Australia has offered to take in hundreds of Iraqis who have worked for its troops, in recognition of the danger faced by those helping foreign forces, officials said Tuesday.
Defense Minister Joel Fitzgibbon said that humanitarian visas would be offered to Iraqis who worked as translators, interpreters and in other jobs for Australian troops. The workers' families would also be eligible.
Australia joined the U.S.-led invasion of Iraq in 2003, and still has about 1,500 troops in and around the country. Prime Minister Kevin Rudd has vowed to bring home the 500-strong contingent of combat troops by mid-2008.
Spain, which withdrew from Iraq in 2004, offered asylum to dozens of Iraqis who helped Spanish troops or diplomats. Poland has also pledged to help local civilian workers when it withdraws troops from Iraq.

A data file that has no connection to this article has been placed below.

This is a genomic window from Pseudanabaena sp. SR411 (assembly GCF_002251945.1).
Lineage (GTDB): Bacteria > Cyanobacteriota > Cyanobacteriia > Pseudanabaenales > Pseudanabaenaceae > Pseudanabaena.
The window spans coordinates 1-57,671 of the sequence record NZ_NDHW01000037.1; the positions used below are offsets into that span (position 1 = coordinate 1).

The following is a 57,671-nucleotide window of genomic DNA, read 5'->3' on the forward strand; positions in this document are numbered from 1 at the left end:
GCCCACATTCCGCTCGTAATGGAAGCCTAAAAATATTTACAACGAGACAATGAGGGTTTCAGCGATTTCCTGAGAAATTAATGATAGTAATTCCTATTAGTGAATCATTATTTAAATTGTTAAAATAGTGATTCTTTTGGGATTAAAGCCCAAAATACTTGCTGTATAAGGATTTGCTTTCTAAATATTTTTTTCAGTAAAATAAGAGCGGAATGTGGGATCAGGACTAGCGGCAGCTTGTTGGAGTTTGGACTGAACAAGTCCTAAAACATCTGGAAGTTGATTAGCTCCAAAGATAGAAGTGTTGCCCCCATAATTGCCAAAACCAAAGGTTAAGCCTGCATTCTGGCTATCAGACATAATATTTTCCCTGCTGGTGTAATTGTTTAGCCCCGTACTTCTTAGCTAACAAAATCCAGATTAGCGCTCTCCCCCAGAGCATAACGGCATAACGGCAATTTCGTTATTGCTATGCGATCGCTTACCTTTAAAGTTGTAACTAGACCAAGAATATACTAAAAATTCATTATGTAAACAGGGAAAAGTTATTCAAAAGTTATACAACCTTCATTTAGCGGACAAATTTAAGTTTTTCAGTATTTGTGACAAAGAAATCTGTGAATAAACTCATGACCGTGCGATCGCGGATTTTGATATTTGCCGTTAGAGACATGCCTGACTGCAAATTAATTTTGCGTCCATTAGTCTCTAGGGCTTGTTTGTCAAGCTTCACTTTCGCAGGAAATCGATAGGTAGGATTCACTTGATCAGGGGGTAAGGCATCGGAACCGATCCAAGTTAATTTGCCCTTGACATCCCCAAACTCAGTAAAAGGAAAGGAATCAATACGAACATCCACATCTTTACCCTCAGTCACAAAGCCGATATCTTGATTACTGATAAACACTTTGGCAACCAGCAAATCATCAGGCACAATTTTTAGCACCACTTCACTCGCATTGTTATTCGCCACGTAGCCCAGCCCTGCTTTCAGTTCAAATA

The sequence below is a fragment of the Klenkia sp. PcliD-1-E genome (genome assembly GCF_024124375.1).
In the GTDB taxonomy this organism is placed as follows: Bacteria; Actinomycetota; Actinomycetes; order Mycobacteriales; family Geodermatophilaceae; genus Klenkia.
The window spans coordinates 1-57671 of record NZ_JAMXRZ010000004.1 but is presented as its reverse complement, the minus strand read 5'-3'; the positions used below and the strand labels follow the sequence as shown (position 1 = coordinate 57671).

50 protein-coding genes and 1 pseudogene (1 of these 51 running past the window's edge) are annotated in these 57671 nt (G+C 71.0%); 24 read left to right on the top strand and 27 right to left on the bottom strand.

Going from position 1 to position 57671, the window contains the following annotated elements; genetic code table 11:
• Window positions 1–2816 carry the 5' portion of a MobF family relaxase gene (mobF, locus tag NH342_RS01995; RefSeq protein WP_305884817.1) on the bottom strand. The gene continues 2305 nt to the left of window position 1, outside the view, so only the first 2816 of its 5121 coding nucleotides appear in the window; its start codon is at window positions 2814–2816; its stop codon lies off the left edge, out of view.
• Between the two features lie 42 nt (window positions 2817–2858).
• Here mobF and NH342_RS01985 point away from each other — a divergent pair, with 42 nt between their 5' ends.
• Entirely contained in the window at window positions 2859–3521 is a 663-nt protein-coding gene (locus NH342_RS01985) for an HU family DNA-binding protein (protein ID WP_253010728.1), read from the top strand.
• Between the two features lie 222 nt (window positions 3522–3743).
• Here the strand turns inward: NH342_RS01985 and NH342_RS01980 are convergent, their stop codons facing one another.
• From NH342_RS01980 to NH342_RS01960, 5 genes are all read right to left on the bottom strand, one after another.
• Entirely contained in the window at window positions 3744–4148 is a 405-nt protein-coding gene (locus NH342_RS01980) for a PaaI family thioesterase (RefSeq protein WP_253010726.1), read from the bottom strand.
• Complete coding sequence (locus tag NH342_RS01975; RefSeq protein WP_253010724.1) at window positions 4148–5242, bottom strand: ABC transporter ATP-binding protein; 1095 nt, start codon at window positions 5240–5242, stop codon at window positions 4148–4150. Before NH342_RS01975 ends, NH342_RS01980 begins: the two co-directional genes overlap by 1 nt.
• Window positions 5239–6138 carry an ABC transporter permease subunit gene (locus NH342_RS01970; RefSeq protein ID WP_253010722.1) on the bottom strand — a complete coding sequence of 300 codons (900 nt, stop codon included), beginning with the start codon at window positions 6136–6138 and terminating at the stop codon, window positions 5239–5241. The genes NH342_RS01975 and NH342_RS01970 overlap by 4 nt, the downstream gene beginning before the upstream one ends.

But the U.S. — which has by far the largest foreign presence in Iraq — has come under intense criticism for failing to admit a bigger trickle of the more than 2 million Iraqi refugees, particularly those who have worked for the military, American agencies and contractors.
By May 2007, the U.S. had admitted fewer than 800 refugees. The number increased sharply after the Bush administration put in place new screening guidelines, but the figure continues to fall far short of targets. To date, over 3,500 Iraqis have been admitted to the U.S., according to government figures.
Up to 600 humanitarian visas were expected to be issued under the Australian plan. The candidates would be hand-picked by Australian officials and only allowed into Australia after undergoing strict health, character and national security checks.
"Anti-coalition forces have deliberately targeted individuals working with Australian troops and their partners in southern Iraq," Fitzgibbon said. "In response, the Australian government will adopt a new visa policy to enable the permanent resettlement in Australia of locally engaged employees and their families at risk because of their engagement with the Australian Government."
A similar resettlement plan was adopted by Denmark, as it withdrew its combat troops in 2007, for about 200 Iraqi interpreters and other aides who worked for Danish troops in the country's south.